Hand Over Your Money…It’s College Time

YOU NEED TO RESEARCH COLLEGE BEFORE YOU GO!

I’m sorry. I don’t like to shout at you. It’s not very polite. One trend I’m seeing in our economics classes is of the people who intend to go to college 80% of you have no idea where or why. It’s like someone said you had to do something after high school but you were never sure what. The first week of class was dedicated to setting SMART goals.

College is one of the most expensive purchases you will make. Yes, that’s right. Purchases. Investments. Emptying of your wallet, depending on your perspective.

The jury’s out on this one, folks. Many economists are conflicted. Some say you should go to college right away because you will have increased earning potential. Others say the thousand plus percent increase in the cost of college over the last decade cancels out that benefit, and entrepreneurship is the way–find a mentor, network, and research to get into your field.

I’m going to stand in the middle on this one. For some of you, college is a must. I don’t want my neurosurgeon apprenticing and googling the answers. Sorry. But then again, there are, in fact, some degrees that are worth more than others. Take a look at this graph. This shows there are many more people than jobs for mathematics and computer science degrees. Sadly, it shows my field as the one with very few jobs and a surplus of degrees.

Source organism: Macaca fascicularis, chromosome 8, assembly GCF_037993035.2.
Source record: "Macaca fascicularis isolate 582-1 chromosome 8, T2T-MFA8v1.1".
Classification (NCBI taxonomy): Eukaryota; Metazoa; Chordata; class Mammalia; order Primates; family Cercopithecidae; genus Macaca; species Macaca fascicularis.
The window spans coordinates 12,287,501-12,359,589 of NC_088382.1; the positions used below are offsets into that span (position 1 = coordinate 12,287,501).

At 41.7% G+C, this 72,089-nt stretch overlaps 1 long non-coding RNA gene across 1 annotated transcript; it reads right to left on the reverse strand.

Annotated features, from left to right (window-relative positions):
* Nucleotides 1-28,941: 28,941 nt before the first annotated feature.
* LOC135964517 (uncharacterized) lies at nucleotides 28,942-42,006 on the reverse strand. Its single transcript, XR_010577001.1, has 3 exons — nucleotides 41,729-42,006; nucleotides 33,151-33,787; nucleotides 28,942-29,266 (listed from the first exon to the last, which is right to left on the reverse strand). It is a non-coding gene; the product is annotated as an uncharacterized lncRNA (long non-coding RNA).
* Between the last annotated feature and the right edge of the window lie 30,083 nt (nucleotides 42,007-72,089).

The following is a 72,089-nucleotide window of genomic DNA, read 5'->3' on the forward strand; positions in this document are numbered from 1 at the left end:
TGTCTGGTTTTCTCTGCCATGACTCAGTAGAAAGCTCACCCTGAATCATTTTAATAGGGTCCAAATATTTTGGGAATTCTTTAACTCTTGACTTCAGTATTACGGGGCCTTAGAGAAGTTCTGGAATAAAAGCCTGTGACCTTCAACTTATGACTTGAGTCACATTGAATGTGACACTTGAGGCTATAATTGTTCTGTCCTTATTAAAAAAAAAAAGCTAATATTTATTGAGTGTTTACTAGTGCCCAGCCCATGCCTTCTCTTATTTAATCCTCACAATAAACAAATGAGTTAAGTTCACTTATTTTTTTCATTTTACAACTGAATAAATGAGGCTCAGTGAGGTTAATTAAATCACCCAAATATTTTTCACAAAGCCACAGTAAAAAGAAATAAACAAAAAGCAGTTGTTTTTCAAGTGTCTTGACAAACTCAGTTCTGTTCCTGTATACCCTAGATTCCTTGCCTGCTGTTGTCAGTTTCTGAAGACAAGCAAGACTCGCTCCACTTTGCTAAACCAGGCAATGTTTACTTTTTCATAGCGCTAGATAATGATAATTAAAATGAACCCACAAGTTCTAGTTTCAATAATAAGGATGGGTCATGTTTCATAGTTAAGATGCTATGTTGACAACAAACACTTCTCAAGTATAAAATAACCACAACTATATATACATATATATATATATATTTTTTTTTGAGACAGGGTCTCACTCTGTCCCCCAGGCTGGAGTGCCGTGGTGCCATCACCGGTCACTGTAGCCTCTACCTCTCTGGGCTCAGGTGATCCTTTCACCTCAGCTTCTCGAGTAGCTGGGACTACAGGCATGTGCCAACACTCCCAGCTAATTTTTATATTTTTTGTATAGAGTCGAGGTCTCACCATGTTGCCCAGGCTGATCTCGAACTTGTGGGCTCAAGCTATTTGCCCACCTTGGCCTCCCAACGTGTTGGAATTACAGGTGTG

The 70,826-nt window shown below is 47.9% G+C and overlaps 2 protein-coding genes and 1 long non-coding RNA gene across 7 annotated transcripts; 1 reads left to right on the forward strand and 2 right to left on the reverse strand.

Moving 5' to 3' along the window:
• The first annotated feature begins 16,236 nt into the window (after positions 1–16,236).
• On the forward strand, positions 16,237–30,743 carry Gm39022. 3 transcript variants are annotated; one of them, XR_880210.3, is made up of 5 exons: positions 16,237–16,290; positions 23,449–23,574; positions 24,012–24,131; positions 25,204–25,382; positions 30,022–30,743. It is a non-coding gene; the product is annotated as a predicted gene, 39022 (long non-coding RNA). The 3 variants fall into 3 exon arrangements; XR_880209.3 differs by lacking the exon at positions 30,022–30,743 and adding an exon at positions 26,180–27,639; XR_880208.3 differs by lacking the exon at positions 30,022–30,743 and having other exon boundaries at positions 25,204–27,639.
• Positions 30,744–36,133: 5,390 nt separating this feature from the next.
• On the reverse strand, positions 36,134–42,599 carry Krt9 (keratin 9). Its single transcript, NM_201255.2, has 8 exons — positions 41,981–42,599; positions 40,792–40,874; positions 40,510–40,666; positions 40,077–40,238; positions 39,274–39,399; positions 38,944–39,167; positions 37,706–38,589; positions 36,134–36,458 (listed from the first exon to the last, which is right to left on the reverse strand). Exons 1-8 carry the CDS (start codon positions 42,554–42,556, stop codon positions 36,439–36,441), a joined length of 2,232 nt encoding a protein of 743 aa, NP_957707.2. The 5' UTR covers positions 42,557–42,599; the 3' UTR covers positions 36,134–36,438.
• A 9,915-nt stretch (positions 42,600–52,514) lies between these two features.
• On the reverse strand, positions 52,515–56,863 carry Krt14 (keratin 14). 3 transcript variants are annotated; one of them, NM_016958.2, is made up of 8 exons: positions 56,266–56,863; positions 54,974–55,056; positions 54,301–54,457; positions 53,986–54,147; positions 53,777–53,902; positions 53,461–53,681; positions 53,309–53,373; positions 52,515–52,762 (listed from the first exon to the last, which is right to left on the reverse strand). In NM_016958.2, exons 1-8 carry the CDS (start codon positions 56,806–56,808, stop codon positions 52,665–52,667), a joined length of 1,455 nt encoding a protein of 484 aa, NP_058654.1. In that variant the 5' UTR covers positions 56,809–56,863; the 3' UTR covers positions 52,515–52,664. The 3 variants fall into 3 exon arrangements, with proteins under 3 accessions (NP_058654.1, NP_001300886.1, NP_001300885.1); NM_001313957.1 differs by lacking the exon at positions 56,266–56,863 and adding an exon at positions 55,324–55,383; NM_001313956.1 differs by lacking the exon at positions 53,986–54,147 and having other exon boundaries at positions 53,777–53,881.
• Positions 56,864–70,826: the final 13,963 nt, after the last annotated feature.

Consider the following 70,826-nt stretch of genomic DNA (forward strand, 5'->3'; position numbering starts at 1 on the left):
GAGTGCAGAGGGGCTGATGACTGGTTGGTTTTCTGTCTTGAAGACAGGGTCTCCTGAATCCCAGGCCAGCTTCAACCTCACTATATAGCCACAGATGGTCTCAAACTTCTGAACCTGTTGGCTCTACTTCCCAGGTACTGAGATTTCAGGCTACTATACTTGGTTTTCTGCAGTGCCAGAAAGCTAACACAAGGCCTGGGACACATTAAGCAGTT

What does this mean?

1. Research your colleges. In order to do this, you should have a spreadsheet. I made one for you. You can cut and paste this into a working spreadsheet in your google drive, this one’s read-only. Feel free to add or subtract columns for things you value, like clubs or athletics.

2. Know the deadlines. They come up quick. You should be reviewing your spreadsheet for deadlines.

3. Narrow down colleges to a “yes,no,maybe” column. If possible, visit colleges on the likely list.

4. Look at the $$$$ column. Pay attention to scholarships and deadlines for scholarships. There are a ton of scholarships in areas you might not think about–corporate, ethnic, religious, gender, or experience-based scholarships. This requires research, application time, and hard work. It’s a part time job.

5. Fill out your FAFSA. This is the form that goes to colleges telling how much financial need your family has. Do this immediately after your family files their taxes. Some aid is first-come-first served. Being early helps here.

6. Don’t decide based on one factor. You have to be able to pay for the college once all the aid comes in. Sure, I’d like to own a Ferrari, but it doesn’t make sense. I’m broke, and my neighborhood gets snow. Potholes alone rule out the Ferrari. college is not an emotion based decision. IT’S AN ECONOMIC ONE. Sorry. I’m screaming again.

7. Think outside the box. I can’t recommend the Reserve Officer’s Training Corps program enough. The military, if you qualify, will pay for your degree(s) and give you a commission as an officer. In an economy where many qualified people are in debt and underemployed, it’s a reassuring thing to get out of college loan free with a guaranteed job. Again, you’ll need to attend to every detail in the application process, which is coming up quick.

Pursuit of Everything